Web conferencing company PlaceWare Inc. has named Euro RSCG MVBMS Partners San Francisco to handle a $10 million campaign for boosting brand and category awareness and generating leads.
Twelve agencies pitched, including Butler, Shine & Stern, Sausalito, CA; Leagas Delaney, San Francisco; the Chicago office of Publicis; and the San Francisco office of Young & Rubicam. Advertising previously was handled by various shops on a project-by-project basis.
“It was a completely integrated approach of which a part of the win was based on the direct marketing presentation,” said Doug Penman, creative director of Euro RSCG MVBMS Partners San Francisco.
The agency will target business end-users and executives through media like television, print, direct mail, online and guerrilla marketing. It will craft and execute strategy and creative, with TV, print, online and guerrilla marketing breaking in October and the rest next year.
Mail will drop in January. Both online and offline DM will encourage a free trial of PlaceWare.
“It's an important win for us because it's difficult here,” Penman said. “The West Coast is suffering economy-wise, and there's not many clients up for grabs.”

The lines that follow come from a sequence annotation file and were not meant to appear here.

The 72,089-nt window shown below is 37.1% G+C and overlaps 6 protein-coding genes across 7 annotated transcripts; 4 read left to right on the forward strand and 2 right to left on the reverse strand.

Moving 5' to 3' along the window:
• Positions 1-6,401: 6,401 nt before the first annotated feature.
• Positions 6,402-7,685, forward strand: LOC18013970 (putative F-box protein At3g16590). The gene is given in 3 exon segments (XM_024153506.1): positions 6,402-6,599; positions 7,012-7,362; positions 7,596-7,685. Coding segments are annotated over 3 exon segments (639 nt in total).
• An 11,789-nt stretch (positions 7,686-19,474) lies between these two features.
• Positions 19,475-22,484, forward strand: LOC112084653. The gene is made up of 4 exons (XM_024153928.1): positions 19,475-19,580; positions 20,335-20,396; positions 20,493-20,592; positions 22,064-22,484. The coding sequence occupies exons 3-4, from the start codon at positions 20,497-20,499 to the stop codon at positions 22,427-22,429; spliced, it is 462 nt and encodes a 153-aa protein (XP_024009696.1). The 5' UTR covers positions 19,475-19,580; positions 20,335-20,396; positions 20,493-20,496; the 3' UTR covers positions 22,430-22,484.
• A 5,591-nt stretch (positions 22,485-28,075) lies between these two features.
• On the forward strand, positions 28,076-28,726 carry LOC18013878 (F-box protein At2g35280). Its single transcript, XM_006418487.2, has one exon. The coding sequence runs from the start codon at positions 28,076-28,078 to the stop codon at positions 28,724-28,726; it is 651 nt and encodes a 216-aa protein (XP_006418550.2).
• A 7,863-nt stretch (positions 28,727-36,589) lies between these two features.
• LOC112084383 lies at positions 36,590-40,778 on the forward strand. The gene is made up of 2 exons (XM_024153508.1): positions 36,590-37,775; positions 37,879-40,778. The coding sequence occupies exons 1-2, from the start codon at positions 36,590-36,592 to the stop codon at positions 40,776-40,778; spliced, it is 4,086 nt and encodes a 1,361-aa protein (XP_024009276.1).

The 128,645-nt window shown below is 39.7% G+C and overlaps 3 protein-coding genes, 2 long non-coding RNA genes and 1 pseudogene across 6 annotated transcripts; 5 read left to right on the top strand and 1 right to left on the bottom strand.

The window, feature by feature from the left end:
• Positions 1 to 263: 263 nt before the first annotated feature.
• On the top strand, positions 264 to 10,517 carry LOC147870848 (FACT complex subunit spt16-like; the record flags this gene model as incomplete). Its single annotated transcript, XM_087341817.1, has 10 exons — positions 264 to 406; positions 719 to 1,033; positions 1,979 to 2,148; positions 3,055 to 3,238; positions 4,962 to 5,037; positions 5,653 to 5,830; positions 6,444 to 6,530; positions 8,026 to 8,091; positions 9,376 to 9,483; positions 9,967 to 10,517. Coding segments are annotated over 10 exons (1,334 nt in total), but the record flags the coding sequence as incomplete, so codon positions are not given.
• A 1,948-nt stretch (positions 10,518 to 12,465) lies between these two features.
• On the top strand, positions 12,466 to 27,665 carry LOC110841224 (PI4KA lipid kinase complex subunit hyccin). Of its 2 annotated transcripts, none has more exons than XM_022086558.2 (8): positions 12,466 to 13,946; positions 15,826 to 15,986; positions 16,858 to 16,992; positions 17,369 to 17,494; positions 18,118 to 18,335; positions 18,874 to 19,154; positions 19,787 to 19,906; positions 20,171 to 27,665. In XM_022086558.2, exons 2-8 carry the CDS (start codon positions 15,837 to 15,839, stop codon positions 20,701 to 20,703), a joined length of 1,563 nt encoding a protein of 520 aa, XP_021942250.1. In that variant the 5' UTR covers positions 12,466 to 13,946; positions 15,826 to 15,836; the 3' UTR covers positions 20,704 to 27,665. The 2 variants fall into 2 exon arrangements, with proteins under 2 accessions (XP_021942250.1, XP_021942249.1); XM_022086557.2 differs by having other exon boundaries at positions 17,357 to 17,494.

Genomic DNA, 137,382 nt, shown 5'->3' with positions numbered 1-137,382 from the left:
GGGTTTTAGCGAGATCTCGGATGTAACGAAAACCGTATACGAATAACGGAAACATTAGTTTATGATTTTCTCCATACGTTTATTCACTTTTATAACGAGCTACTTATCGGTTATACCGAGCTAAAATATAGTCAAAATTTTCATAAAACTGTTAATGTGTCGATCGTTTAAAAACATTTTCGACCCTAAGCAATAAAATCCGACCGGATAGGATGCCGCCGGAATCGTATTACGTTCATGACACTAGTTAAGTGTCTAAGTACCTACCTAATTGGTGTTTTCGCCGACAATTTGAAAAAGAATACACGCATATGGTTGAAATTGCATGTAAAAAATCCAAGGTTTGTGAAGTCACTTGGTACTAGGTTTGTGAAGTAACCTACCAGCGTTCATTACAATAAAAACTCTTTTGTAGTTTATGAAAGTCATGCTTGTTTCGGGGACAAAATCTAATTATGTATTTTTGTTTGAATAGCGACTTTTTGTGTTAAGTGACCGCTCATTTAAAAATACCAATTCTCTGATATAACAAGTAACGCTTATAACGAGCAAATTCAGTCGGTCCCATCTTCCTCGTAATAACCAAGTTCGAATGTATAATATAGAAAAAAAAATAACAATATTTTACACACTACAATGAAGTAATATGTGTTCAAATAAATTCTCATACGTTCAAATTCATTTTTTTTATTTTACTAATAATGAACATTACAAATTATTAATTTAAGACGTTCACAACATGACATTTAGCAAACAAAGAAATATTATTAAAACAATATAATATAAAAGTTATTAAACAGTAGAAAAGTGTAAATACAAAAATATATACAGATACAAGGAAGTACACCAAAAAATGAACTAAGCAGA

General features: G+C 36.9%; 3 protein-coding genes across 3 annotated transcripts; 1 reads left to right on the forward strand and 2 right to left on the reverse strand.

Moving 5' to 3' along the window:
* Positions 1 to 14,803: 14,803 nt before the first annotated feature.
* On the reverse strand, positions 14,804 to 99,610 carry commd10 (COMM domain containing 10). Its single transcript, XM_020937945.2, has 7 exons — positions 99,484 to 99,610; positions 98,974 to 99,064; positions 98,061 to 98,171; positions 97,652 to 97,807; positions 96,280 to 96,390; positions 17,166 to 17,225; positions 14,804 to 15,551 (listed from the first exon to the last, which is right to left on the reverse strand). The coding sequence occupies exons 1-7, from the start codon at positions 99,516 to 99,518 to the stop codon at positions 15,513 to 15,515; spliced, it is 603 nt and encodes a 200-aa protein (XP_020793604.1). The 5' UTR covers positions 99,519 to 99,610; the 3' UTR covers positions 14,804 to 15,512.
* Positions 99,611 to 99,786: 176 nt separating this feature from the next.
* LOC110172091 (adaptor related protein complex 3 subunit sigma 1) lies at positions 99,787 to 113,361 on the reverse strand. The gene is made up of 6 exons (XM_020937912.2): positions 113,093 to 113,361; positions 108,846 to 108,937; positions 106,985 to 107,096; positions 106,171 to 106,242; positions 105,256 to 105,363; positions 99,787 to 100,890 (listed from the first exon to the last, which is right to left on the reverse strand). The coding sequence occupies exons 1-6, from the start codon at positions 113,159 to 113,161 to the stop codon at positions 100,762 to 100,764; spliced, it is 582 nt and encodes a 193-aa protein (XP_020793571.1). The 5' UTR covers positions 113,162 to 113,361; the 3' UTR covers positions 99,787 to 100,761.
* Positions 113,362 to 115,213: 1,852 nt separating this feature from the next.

Other Bay Area clients of the agency include Amgen, Juniper Networks, Hallmark Cards' The Picture People, Intel Corp. and Shaklee Corp.
Launched in 1996, Mountain View, CA-based PlaceWare has more than 2,300 companies signed up for its Web conferencing services. The online service allows collaborative meetings, Internet learning sessions, presentations and large meetings involving thousands on the Web.
Still, PlaceWare faces many challenges, such as rival services like Raindance Communications and WebEx Communications. And then there is the familiarity with the nature of the service itself.
“Basically, it's a low awareness category, and we not only want to build awareness but take a leadership position in the category,” Penman said.
Even the awareness that exists is more among junior executives, he said. This PlaceWare campaign will vie for the senior decision-maker's attention.
“We're trying to build advocates up the line,” Penman said.